Emerging Market Bail Outs

As if Western governments and central banks weren't spending enough (some $7 trillion and counting) to prop up their sickly financial sectors and ailing economies, they are now having to bail out the rest of the world, too. In October, the Federal Reserve set up an unprecedented $120 billion credit line to Brazil, Mexico, Singapore and Korea to stave off a liquidity crisis in those countries. The European Central Bank has helped struggling Hungary with $7 billion, while Iceland and Latvia have stayed afloat only thanks to handouts from nations like Britain, Sweden and Germany. In December, the U.S. Treasury set up a joint $20 billion fund with China to keep global trade financed as Western bank loans to emerging markets dry up. All this comes on top of an accelerated pace of IMF emergency bailouts that have included, so far, Pakistan, Ukraine, Hungary and Iceland.

Clearly, Western governments are worried that the typhoon now hitting the emerging markets will loop back to an already weakened United States and Europe. So much for the theory that developing nations would "decouple" from the crisis, let alone help pull the West back out of recession. Instead, the meltdown in the rich countries' financial sector has hit emerging economies hard, and in many places at once: declining trade, cutbacks in foreign direct investment, lower remittances from citizens abroad. Portfolio investments have reversed as Russian and Indian investors seek "safe havens" in Western currencies and treasury bonds. As a result, the World Bank estimates the total flow from West to East in 2009 to collapse to half the 2007 peak of $1 trillion.

All this comes at the worst possible time—developing countries have a record $620 billion of long-term debt and interest coming due in 2009. Drowned in the emerging-market euphoria of recent years was the fact that, except for China and a handful of other surplus countries like the oil exporters, developing countries are still very much dependent on inflows of Western capital. This time, however, overextended Western banks are unable to supply it, as they struggle with their own painful deleveraging. What's more, Western governments are expected to issue $3 trillion in government bonds in 2009, three times the 2008 level, to finance their ever larger stimulus spending programs. According to Independent Strategy, a London consultancy, emerging market countries will face a combined financing shortfall of $570 billion in 2009—down from a capital surplus of $880 in 2007. The countries most at risk of a payment crisis, according to Neil Sharing of Capital Economics in London, include the "super deficit" countries in Eastern Europe and Central Asia, as well as some countries in Latin America like Ecuador, which went into default on its international debt in December. Argentina could be next.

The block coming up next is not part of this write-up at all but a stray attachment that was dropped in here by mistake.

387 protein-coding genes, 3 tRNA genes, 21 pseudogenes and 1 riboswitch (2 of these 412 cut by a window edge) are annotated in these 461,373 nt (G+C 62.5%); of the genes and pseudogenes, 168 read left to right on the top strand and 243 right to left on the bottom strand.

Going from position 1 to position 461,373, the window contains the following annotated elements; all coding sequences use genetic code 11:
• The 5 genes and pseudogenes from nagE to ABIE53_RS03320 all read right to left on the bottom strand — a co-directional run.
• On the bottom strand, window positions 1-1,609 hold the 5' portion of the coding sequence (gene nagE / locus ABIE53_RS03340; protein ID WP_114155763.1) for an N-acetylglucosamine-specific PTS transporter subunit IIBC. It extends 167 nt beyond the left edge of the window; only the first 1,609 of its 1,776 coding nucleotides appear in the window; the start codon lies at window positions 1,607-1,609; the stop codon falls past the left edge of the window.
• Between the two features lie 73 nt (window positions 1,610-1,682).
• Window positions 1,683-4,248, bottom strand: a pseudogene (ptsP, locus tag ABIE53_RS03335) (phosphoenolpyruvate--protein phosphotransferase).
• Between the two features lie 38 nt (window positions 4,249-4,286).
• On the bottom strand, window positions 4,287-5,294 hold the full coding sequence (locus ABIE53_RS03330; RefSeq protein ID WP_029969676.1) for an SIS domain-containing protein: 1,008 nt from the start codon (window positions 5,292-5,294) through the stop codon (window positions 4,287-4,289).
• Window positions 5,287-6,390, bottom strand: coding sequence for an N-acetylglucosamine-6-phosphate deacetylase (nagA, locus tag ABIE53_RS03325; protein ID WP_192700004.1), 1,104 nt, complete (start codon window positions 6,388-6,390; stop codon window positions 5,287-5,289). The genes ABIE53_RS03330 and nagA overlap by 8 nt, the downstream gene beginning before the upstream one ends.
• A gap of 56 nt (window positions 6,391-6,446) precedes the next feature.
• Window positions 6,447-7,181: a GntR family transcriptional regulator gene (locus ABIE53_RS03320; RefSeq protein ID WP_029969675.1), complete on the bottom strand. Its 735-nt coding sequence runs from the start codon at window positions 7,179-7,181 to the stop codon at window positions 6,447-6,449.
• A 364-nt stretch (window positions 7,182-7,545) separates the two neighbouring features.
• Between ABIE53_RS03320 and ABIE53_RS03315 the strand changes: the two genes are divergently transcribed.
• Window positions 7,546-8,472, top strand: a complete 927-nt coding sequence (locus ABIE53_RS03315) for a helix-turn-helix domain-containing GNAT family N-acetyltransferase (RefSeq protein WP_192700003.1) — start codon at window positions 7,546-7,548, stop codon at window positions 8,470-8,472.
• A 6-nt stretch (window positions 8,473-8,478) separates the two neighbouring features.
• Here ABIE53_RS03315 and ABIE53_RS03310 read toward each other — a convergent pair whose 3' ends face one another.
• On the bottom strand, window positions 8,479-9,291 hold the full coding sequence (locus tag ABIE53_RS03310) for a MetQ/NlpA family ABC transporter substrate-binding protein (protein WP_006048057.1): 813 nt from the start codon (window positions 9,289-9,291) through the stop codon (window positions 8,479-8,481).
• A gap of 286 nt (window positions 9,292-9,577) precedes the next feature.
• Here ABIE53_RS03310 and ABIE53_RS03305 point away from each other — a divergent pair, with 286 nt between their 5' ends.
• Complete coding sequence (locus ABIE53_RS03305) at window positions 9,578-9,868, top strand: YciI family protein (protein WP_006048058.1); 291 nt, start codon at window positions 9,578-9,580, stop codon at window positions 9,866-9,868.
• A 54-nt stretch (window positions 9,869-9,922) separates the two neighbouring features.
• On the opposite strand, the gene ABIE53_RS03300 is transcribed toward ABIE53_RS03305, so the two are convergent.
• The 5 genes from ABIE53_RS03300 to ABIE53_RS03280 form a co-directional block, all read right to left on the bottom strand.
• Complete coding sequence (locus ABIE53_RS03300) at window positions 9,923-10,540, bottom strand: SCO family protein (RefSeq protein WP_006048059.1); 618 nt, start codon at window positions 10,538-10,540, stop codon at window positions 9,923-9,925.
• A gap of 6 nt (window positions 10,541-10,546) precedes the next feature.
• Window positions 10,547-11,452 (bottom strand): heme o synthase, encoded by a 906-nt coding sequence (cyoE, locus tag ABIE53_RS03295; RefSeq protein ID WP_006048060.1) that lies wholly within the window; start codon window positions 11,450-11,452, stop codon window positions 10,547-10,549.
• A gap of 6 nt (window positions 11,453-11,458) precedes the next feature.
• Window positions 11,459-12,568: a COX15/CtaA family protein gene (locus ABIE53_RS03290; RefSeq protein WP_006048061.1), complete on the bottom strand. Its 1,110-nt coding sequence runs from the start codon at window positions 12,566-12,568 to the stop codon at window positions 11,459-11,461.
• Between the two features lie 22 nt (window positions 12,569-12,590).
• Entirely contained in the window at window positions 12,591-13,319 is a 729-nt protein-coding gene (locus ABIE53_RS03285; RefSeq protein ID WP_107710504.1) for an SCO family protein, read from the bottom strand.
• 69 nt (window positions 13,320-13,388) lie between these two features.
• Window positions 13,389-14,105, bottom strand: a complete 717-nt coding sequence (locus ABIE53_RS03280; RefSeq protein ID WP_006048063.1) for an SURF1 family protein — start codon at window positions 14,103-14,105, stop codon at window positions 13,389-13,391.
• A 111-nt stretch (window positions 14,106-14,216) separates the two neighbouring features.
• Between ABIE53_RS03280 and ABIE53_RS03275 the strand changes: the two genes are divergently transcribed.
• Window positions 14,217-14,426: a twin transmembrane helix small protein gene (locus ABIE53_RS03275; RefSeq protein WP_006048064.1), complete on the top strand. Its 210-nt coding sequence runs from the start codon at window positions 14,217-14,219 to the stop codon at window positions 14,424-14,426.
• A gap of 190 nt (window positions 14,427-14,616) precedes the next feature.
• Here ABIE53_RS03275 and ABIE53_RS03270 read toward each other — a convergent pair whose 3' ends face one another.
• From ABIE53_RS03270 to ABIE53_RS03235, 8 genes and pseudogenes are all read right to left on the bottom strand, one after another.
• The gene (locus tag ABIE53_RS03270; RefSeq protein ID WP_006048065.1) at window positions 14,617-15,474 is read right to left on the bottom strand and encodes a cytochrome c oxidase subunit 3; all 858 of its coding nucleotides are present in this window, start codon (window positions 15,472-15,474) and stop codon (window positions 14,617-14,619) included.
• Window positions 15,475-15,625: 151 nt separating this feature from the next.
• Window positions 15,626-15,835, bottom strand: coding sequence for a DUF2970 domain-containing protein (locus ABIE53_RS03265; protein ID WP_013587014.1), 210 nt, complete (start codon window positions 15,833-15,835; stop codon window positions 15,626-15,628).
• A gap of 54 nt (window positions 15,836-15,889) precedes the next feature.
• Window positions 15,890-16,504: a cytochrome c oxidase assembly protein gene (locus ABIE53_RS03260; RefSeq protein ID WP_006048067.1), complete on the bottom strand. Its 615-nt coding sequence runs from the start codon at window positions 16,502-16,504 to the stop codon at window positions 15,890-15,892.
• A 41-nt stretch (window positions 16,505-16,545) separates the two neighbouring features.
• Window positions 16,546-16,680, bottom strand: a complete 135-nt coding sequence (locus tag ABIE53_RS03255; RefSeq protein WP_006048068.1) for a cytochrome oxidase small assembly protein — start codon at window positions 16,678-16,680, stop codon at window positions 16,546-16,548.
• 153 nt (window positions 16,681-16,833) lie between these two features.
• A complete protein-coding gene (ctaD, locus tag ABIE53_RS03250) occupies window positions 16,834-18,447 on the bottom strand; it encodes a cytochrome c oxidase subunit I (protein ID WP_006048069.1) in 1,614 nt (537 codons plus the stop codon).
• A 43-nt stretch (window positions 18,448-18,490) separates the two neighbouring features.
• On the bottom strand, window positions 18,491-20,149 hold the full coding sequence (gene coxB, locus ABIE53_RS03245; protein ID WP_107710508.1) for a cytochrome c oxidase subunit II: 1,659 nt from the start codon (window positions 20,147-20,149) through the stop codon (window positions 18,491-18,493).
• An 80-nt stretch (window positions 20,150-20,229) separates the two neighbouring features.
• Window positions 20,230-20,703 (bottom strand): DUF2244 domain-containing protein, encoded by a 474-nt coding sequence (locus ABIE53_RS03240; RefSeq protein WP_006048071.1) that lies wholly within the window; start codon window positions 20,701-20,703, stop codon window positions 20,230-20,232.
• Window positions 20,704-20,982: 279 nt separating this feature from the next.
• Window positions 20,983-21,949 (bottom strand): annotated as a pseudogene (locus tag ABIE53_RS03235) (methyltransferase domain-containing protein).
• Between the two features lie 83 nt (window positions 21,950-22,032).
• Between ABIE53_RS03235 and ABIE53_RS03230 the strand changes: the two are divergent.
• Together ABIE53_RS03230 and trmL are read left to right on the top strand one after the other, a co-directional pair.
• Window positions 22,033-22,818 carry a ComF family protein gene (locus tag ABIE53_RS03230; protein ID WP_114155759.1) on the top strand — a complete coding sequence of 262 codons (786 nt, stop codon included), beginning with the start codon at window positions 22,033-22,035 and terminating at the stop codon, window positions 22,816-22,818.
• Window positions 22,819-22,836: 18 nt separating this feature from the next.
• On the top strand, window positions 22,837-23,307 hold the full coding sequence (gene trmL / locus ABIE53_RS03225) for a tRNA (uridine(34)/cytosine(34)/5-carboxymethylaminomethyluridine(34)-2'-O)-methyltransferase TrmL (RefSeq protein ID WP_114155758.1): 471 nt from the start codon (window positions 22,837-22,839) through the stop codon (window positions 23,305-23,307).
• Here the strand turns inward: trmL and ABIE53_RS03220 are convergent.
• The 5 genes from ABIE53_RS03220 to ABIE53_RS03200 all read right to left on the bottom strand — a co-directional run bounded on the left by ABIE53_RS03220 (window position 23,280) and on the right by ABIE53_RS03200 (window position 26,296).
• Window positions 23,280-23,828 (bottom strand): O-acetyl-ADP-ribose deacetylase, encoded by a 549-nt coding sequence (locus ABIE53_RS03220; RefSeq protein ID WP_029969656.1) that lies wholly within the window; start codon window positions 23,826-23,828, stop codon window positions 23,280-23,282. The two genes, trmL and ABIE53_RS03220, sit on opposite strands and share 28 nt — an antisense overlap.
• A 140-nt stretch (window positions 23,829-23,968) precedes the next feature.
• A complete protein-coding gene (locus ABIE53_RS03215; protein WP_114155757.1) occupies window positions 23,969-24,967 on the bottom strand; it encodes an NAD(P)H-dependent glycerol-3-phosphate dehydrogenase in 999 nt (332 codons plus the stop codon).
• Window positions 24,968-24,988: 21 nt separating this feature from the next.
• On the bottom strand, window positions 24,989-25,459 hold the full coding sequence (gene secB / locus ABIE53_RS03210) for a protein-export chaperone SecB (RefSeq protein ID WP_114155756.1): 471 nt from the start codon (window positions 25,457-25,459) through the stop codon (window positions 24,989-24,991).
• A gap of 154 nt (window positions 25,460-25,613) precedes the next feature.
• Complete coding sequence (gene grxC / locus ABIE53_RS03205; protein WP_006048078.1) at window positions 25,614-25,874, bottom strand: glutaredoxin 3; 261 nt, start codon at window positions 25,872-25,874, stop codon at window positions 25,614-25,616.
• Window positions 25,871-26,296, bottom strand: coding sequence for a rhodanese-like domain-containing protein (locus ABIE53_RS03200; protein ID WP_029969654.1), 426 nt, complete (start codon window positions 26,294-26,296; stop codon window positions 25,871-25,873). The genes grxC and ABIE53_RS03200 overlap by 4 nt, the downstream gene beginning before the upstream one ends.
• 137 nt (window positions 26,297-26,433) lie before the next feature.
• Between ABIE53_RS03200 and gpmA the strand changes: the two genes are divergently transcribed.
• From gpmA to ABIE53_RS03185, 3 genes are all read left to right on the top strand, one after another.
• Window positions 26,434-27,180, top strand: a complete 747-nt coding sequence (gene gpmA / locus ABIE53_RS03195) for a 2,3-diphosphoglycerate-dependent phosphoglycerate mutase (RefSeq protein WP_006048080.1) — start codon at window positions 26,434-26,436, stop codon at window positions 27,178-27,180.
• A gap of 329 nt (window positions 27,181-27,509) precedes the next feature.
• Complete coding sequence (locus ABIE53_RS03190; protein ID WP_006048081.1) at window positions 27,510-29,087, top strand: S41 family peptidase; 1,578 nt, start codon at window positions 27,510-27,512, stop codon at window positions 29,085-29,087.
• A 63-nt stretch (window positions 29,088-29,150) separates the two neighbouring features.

It's unlikely that there is enough money to go around. The IMF has a stash of $200 billion and an arrangement allowing it to call on its members for another $50 billion, but that is far short of the $570 billion needed. Unless the pace of bailouts picks up dramatically, the most probable scenario is an even steeper plunge in emerging-market assets, deep recessions and declining currencies, according to Independent Strategy's David Roche.

The most strategically important emerging markets will be the most likely to receive help. The Fed and ECB have recently stepped forward as additional lenders of last resort, attempting to "ring fence" their most valuable trading partners in the hope of limiting the damage at home. Expect European governments to continue bailing out selected countries in Eastern Europe. The Fed has supported important allies and trading partners in Latin America and Asia. China has bailed out its ally Pakistan, and last week offered loans to help firms in Taiwan weather the crisis.

How effective will these bailouts be? Just like in the West, they can soften, but not eliminate, the wrenching changes taking place as the world switches from an oversupply of credit and leverage to an age of saving and thrift. That's because much of the emerging-markets business model—of the Asian factory economies and the commodity exporters like Australia or Brazil that supply them—was built on overleveraged Western consumers buying more developing-nation products than they could afford. The eastward rush of investment, too, was in part a product of all the cash sloshing around thanks to the Western credit bubble. With America and the West entering into a less free-spending era, that model appears no longer sustainable. At best, the other bailouts will help some countries smoothen the transition.